philanthropic individual to a swarm of bees, which
was robbed of its honey, while in the lethargy thus
produced. It is usual to kill the bees in such a
case, but this tender hearted individual has pre
ferred to let them starve to death.
(Xz* We have noticed the adoption of the son of
Col. Yell by the President. We hope so good an
example will be followed ; and that every child
made fatherless by this war, may find a fathei in
some one able and willing to fill a father’s place.
This is the way to prove our gratitude to men who
die for their country, and to show ourselves worthy
of their devotion.
(a3=» One of the daughters of Gen. Scott died at
the convent at Georgetown, where she had taken
the veil; he has another daughter receiving her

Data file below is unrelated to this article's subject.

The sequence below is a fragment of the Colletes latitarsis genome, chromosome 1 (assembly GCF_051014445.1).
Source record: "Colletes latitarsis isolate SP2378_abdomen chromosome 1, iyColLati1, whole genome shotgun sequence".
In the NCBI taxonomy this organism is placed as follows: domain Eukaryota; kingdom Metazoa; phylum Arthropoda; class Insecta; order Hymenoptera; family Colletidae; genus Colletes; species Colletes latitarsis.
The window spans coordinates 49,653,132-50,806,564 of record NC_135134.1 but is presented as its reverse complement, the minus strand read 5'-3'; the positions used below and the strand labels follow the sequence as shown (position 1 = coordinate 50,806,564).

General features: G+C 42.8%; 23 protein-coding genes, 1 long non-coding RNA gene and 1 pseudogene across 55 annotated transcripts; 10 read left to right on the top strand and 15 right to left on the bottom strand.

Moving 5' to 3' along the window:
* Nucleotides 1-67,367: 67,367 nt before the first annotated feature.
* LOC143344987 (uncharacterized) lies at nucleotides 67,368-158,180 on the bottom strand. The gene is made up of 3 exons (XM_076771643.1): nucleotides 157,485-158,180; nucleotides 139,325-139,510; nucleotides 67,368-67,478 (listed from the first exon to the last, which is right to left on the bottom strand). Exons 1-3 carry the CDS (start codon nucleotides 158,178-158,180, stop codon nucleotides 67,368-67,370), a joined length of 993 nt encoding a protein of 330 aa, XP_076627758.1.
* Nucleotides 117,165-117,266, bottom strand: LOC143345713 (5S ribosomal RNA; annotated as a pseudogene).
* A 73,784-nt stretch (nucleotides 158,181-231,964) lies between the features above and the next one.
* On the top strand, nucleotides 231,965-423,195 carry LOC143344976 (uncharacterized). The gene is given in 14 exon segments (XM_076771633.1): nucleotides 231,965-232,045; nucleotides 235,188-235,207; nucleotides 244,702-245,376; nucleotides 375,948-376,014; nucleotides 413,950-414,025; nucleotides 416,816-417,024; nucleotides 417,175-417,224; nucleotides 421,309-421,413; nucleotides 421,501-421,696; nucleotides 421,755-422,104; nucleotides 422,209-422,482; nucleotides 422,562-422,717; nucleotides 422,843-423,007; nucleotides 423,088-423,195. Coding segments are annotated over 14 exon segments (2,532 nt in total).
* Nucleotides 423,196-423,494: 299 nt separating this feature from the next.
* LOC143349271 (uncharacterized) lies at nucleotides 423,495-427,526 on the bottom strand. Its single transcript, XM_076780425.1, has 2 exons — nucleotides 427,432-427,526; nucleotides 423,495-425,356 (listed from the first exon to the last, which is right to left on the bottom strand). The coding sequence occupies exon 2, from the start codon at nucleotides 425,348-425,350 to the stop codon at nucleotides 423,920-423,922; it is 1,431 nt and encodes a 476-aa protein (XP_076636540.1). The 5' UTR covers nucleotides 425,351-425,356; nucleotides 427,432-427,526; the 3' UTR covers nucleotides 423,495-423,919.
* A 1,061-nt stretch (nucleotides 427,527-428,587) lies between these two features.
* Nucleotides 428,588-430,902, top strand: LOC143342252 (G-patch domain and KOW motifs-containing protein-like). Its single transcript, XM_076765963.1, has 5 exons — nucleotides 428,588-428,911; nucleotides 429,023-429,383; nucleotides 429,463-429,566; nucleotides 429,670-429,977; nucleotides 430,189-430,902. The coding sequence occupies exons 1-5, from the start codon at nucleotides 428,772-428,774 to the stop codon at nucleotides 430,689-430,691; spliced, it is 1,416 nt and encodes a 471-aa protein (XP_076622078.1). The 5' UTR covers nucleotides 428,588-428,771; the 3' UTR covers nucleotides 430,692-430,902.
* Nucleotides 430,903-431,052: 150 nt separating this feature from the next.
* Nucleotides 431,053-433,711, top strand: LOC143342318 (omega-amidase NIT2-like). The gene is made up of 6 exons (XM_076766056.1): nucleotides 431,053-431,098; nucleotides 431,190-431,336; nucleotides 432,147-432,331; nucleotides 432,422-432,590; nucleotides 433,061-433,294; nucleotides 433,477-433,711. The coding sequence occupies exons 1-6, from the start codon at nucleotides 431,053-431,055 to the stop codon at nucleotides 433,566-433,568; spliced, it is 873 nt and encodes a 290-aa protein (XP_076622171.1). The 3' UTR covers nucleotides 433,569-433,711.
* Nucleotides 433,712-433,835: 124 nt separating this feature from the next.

education in that institution. It is not to be sup
posed that Gen. Scott has any prejudices against
the Roman Catholic Church.
The trip from Albany to New York, one
hundred and sixty miles, has been made this sea
son in seven hours and sixteen minutes. We shall
get it down to seven, and that will be fast enough.
(X> A Boston temperance paper, indulging in the
slang which comes so natural to a “ legal suasion
ist,” calls liquor dealers —
“ The meanest and most contemptible creatures,
with scarcely an exception, that now have an exis
tence on the fair face of this portion of the universe
of God.” _
(Xz* Mrs. Professor Wright and Mr. Professor
Hollick are both offering to teach the amiable
ladies of this vicinity the mysteries of Physiology.
We certainly think that ladies, in a matter of this
kind, ought to prefer a teacher of their own sex—
or, if they do prefer Mr. Hollick, as he has pub
lished all he knows on the subject, they can buy
his book and save their blushes. We must not
forget Mrs. Professor Gore, who is represented to
us as being every way qualified, is and with Mrs.